Perching close to the tree’s trunk, the surrounding foliage gives me some privacy. Wings flared, I hunch over my meal, swallowing it whole and head first. Then I take to the air again, searching for the next unwary morsel.


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Even now, in search of a quiet place in which to eat my third vole of the night, I am haunted by the memory of what happened the evening before last.Β 

Even now, my heart is darkened.Β 

Even now, I eat, not because I desire to prolong my life, but because I have been given a Command: to abide, and to multiply, as all living things have been Commanded.Β 

Even now, I wonder why I continue to breathe and hunt, when the One who breathed Life no longer walks this earth or draws breath.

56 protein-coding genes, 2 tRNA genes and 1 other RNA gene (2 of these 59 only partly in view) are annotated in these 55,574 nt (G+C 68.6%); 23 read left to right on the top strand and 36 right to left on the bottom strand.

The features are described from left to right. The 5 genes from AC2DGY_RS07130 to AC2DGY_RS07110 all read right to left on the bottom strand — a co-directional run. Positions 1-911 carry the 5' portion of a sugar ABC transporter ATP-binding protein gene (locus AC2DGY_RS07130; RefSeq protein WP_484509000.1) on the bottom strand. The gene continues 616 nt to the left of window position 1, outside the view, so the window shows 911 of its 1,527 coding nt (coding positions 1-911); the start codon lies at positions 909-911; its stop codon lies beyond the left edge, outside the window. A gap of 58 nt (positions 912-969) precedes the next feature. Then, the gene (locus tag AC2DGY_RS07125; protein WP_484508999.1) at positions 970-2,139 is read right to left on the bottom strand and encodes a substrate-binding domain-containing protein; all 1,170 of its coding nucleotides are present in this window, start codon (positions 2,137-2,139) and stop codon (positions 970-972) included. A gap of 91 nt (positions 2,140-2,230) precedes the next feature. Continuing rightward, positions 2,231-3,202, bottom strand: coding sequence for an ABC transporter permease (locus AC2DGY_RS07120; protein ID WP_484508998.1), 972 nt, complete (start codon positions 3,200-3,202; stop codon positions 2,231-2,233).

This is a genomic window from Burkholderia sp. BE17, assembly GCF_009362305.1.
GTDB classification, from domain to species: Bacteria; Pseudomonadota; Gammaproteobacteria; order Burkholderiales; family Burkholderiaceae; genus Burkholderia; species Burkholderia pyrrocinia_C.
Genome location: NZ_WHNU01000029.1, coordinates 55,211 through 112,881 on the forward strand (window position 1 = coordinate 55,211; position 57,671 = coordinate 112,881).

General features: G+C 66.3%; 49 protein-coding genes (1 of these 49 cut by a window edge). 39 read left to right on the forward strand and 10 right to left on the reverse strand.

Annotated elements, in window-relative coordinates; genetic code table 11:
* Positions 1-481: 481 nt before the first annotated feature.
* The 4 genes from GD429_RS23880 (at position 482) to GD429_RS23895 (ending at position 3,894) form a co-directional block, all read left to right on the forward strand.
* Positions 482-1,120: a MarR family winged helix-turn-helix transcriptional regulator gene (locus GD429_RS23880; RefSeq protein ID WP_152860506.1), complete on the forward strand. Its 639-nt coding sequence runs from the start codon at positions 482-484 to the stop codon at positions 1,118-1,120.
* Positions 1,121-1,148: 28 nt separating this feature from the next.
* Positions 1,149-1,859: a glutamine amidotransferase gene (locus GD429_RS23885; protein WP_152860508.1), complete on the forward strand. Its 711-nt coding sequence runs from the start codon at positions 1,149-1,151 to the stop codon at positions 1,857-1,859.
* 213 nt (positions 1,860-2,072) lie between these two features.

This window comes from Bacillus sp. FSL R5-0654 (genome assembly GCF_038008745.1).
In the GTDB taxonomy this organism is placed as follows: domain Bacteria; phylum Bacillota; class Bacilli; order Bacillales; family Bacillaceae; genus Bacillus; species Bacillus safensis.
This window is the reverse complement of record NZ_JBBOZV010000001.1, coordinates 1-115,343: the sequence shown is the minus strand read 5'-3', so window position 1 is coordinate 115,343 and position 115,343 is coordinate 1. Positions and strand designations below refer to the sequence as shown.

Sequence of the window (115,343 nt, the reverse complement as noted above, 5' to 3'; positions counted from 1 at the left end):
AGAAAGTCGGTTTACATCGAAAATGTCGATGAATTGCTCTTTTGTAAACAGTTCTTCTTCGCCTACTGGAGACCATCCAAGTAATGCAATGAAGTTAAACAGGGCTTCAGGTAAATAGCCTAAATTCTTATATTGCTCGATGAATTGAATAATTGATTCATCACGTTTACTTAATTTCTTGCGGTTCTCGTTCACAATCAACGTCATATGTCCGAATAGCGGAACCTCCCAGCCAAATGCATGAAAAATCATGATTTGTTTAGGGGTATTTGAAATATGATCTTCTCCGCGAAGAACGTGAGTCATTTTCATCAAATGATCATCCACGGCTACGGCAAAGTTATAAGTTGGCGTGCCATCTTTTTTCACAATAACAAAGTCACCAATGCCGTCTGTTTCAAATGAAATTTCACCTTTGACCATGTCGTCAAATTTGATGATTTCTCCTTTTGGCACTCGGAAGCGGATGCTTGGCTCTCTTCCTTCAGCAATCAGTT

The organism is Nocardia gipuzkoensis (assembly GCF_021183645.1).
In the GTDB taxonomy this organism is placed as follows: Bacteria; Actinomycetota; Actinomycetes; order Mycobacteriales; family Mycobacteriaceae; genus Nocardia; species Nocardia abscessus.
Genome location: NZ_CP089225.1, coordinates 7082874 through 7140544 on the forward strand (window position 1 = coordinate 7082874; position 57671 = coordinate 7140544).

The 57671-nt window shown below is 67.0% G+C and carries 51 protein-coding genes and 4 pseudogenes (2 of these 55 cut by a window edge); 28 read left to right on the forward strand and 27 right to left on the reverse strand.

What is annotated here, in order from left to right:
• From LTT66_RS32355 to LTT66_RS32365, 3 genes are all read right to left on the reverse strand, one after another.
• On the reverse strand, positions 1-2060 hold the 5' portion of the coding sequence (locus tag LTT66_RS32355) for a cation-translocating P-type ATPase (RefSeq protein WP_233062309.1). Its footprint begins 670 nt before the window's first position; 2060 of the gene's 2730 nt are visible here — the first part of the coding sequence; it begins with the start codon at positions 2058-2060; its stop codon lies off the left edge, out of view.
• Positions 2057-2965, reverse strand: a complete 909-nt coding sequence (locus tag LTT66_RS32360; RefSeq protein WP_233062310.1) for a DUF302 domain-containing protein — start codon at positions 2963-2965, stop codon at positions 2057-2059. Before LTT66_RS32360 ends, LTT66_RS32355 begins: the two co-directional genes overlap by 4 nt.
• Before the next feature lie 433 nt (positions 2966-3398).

Again I perch, hunch, swallow.Β 

Before I can take off, the ground shudders, swaying the tree in which I stand. Shouts reach my ears. Men in the garden, at this hour? Curious, hunger satiated, I drop from my place in search of the din.Β 


Soaring over the garden, I realize my night’s hunting has brought me to the massive rock, one in which Men have hewn cavities. Circling it, I once more tip my head this way and that, listening.

Many small creatures are scurrying about on the ground, disturbed by the earth tremor, but they no longer interest me; I am searching for the unseen Men.Β 


Finally, on the Eastern side of the rock, I find them. Three Men, standing outside the largest of the cavities, which has been covered with a large, round stone. The light from their lanterns causes my widened pupils to contract.Β 

They do not hear my passing; my flight is silent. The night-breeze stirs more than I.Β 

They do not notice me as I float up into a nearby tree, feathers stretched to capture the air.